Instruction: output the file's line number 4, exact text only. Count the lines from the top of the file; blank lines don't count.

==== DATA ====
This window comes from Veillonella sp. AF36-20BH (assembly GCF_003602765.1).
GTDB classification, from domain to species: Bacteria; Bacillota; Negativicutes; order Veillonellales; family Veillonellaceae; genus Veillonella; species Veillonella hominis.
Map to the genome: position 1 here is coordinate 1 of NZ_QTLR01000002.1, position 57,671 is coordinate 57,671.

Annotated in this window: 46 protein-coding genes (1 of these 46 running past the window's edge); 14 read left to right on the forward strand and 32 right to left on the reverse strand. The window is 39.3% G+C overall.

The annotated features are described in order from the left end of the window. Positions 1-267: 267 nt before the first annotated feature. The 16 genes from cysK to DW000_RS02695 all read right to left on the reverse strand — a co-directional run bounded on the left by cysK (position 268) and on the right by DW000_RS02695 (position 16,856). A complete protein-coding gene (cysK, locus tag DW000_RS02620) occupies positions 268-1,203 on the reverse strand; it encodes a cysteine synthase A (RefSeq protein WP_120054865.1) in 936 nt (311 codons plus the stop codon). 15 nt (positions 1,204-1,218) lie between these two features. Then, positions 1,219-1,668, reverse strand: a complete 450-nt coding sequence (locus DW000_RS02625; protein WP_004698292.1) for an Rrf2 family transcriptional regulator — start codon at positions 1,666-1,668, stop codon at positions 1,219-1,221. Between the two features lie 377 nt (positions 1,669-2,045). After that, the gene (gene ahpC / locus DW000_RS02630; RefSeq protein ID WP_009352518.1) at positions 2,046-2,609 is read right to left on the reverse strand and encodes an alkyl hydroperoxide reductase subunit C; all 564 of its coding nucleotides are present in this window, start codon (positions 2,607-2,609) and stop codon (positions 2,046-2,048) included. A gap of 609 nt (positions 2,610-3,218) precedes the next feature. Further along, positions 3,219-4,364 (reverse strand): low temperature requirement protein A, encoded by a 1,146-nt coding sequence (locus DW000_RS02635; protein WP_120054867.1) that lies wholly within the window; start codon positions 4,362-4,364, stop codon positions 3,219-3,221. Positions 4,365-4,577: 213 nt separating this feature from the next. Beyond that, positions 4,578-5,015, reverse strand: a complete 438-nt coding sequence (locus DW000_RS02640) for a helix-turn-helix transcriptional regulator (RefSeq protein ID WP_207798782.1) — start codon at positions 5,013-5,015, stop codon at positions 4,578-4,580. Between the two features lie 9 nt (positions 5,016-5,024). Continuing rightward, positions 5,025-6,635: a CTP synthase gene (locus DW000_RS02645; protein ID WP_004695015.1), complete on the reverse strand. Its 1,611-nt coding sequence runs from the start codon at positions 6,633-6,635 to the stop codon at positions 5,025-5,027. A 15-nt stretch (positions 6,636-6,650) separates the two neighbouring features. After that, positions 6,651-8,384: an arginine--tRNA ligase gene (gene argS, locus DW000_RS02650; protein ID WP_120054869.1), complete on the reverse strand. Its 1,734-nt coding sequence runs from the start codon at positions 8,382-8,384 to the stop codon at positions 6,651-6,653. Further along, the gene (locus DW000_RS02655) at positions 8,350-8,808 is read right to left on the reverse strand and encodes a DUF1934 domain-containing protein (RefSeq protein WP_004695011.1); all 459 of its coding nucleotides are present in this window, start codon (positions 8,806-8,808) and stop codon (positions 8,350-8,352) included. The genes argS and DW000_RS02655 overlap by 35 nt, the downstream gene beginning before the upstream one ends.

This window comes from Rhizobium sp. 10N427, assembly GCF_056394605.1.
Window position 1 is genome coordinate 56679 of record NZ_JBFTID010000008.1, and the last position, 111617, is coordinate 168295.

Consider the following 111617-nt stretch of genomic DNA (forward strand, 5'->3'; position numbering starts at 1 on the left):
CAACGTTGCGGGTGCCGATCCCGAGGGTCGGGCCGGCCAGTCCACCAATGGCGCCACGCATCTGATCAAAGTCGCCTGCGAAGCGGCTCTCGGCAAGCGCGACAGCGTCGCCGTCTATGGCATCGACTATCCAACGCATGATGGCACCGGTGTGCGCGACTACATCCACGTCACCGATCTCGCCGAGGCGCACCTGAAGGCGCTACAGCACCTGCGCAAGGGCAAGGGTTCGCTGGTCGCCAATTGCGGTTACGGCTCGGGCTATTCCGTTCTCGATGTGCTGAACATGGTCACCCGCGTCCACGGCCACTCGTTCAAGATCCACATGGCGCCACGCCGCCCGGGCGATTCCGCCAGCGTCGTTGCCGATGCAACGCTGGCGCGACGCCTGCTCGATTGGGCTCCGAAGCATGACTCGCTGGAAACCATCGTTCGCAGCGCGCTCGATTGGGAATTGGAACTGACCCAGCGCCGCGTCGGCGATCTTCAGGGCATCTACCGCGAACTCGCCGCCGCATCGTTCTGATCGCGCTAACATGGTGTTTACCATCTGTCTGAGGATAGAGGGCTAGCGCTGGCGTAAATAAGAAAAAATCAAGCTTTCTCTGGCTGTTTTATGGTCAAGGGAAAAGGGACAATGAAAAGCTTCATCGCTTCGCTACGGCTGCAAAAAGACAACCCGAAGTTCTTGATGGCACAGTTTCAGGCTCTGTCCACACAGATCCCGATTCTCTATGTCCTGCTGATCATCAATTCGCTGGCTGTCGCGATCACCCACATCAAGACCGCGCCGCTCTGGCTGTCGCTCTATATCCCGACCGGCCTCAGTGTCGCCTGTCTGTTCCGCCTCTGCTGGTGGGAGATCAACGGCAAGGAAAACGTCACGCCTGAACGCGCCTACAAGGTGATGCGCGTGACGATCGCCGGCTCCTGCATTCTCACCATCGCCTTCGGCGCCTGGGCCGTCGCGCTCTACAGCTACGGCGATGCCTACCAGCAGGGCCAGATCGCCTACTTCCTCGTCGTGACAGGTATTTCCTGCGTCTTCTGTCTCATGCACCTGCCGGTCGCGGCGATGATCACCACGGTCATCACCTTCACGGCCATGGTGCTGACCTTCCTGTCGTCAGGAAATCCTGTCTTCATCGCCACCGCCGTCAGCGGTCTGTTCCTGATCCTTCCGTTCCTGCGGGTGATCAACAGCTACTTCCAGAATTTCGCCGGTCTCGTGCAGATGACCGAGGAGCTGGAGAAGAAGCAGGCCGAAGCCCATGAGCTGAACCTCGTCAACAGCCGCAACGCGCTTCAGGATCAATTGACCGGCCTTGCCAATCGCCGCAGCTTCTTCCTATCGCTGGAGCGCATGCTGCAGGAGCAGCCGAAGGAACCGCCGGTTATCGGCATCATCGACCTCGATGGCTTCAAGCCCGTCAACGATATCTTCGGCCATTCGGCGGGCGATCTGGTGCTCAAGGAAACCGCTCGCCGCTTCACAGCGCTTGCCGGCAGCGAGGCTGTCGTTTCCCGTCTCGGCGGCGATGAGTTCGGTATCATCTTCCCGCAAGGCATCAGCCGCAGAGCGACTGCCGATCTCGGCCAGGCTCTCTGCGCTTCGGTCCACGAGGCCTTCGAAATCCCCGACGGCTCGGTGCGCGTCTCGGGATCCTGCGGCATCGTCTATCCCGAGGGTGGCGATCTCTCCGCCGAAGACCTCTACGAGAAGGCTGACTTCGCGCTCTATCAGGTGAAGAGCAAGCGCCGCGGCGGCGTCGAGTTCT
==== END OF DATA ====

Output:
Annotated in this window: 46 protein-coding genes (1 of these 46 running past the window's edge); 14 read left to right on the forward strand and 32 right to left on the reverse strand. The window is 39.3% G+C overall.